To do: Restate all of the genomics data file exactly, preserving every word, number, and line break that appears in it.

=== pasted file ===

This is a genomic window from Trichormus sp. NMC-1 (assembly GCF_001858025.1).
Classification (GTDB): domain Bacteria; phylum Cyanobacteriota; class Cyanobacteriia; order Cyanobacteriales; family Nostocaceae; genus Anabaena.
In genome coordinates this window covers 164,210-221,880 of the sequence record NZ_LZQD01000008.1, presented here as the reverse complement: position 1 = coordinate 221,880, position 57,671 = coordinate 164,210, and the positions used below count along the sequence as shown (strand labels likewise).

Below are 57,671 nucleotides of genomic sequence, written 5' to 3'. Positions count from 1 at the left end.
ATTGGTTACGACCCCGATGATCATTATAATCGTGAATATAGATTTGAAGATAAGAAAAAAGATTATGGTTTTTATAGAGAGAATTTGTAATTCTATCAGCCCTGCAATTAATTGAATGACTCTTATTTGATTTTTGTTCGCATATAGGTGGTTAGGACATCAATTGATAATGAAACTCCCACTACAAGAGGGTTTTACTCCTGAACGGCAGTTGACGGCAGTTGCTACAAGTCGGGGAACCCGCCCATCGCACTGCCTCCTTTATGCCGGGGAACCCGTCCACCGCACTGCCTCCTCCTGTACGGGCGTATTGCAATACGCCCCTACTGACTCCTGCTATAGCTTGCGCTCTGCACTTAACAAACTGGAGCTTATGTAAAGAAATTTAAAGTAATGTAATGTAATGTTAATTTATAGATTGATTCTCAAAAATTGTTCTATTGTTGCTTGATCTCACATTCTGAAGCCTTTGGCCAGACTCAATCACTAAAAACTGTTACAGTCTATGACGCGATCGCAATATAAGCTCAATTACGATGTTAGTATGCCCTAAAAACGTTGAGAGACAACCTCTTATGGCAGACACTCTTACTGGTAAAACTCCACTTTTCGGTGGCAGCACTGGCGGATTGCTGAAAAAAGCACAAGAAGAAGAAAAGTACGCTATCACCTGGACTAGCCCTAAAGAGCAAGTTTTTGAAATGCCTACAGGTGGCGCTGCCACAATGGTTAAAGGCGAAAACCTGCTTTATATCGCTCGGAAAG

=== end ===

This is a genomic window from Trichormus sp. NMC-1 (assembly GCF_001858025.1).
Classification (GTDB): domain Bacteria; phylum Cyanobacteriota; class Cyanobacteriia; order Cyanobacteriales; family Nostocaceae; genus Anabaena.
In genome coordinates this window covers 164,210-221,880 of the sequence record NZ_LZQD01000008.1, presented here as the reverse complement: position 1 = coordinate 221,880, position 57,671 = coordinate 164,210, and the positions used below count along the sequence as shown (strand labels likewise).

Below are 57,671 nucleotides of genomic sequence, written 5' to 3'. Positions count from 1 at the left end.
ATTGGTTACGACCCCGATGATCATTATAATCGTGAATATAGATTTGAAGATAAGAAAAAAGATTATGGTTTTTATAGAGAGAATTTGTAATTCTATCAGCCCTGCAATTAATTGAATGACTCTTATTTGATTTTTGTTCGCATATAGGTGGTTAGGACATCAATTGATAATGAAACTCCCACTACAAGAGGGTTTTACTCCTGAACGGCAGTTGACGGCAGTTGCTACAAGTCGGGGAACCCGCCCATCGCACTGCCTCCTTTATGCCGGGGAACCCGTCCACCGCACTGCCTCCTCCTGTACGGGCGTATTGCAATACGCCCCTACTGACTCCTGCTATAGCTTGCGCTCTGCACTTAACAAACTGGAGCTTATGTAAAGAAATTTAAAGTAATGTAATGTAATGTTAATTTATAGATTGATTCTCAAAAATTGTTCTATTGTTGCTTGATCTCACATTCTGAAGCCTTTGGCCAGACTCAATCACTAAAAACTGTTACAGTCTATGACGCGATCGCAATATAAGCTCAATTACGATGTTAGTATGCCCTAAAAACGTTGAGAGACAACCTCTTATGGCAGACACTCTTACTGGTAAAACTCCACTTTTCGGTGGCAGCACTGGCGGATTGCTGAAAAAAGCACAAGAAGAAGAAAAGTACGCTATCACCTGGACTAGCCCTAAAGAGCAAGTTTTTGAAATGCCTACAGGTGGCGCTGCCACAATGGTTAAAGGCGAAAACCTGCTTTATATCGCTCGGAAAG